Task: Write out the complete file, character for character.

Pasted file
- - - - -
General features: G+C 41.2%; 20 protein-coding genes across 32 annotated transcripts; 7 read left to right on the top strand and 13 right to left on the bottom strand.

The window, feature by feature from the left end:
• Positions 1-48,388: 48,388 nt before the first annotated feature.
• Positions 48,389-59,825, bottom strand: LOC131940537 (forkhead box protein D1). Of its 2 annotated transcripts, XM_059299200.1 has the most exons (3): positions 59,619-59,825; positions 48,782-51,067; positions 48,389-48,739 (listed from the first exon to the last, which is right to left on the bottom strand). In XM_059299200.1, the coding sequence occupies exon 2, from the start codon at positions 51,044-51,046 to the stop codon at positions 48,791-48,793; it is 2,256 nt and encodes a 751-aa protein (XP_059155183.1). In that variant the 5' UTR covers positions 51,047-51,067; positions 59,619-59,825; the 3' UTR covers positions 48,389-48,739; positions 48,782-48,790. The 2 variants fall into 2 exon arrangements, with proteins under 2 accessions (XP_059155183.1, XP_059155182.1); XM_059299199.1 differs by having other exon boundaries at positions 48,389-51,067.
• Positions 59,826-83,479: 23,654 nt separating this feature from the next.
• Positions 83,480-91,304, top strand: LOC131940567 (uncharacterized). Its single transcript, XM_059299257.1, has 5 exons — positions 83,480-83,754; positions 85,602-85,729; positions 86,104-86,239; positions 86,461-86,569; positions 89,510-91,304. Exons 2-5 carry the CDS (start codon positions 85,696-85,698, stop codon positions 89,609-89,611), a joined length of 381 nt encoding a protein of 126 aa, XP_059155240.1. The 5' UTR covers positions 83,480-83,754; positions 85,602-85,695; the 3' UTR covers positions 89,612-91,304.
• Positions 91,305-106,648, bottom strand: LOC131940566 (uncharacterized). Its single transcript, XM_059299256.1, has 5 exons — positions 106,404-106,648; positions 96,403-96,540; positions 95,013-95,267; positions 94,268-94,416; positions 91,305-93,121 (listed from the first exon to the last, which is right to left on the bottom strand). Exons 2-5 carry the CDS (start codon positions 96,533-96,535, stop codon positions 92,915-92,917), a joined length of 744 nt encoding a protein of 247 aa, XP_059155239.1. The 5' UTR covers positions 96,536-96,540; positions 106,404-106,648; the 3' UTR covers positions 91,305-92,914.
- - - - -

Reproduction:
General features: G+C 41.2%; 20 protein-coding genes across 32 annotated transcripts; 7 read left to right on the top strand and 13 right to left on the bottom strand.

The window, feature by feature from the left end:
• Positions 1-48,388: 48,388 nt before the first annotated feature.
• Positions 48,389-59,825, bottom strand: LOC131940537 (forkhead box protein D1). Of its 2 annotated transcripts, XM_059299200.1 has the most exons (3): positions 59,619-59,825; positions 48,782-51,067; positions 48,389-48,739 (listed from the first exon to the last, which is right to left on the bottom strand). In XM_059299200.1, the coding sequence occupies exon 2, from the start codon at positions 51,044-51,046 to the stop codon at positions 48,791-48,793; it is 2,256 nt and encodes a 751-aa protein (XP_059155183.1). In that variant the 5' UTR covers positions 51,047-51,067; positions 59,619-59,825; the 3' UTR covers positions 48,389-48,739; positions 48,782-48,790. The 2 variants fall into 2 exon arrangements, with proteins under 2 accessions (XP_059155183.1, XP_059155182.1); XM_059299199.1 differs by having other exon boundaries at positions 48,389-51,067.
• Positions 59,826-83,479: 23,654 nt separating this feature from the next.
• Positions 83,480-91,304, top strand: LOC131940567 (uncharacterized). Its single transcript, XM_059299257.1, has 5 exons — positions 83,480-83,754; positions 85,602-85,729; positions 86,104-86,239; positions 86,461-86,569; positions 89,510-91,304. Exons 2-5 carry the CDS (start codon positions 85,696-85,698, stop codon positions 89,609-89,611), a joined length of 381 nt encoding a protein of 126 aa, XP_059155240.1. The 5' UTR covers positions 83,480-83,754; positions 85,602-85,695; the 3' UTR covers positions 89,612-91,304.
• Positions 91,305-106,648, bottom strand: LOC131940566 (uncharacterized). Its single transcript, XM_059299256.1, has 5 exons — positions 106,404-106,648; positions 96,403-96,540; positions 95,013-95,267; positions 94,268-94,416; positions 91,305-93,121 (listed from the first exon to the last, which is right to left on the bottom strand). Exons 2-5 carry the CDS (start codon positions 96,533-96,535, stop codon positions 92,915-92,917), a joined length of 744 nt encoding a protein of 247 aa, XP_059155239.1. The 5' UTR covers positions 96,536-96,540; positions 106,404-106,648; the 3' UTR covers positions 91,305-92,914.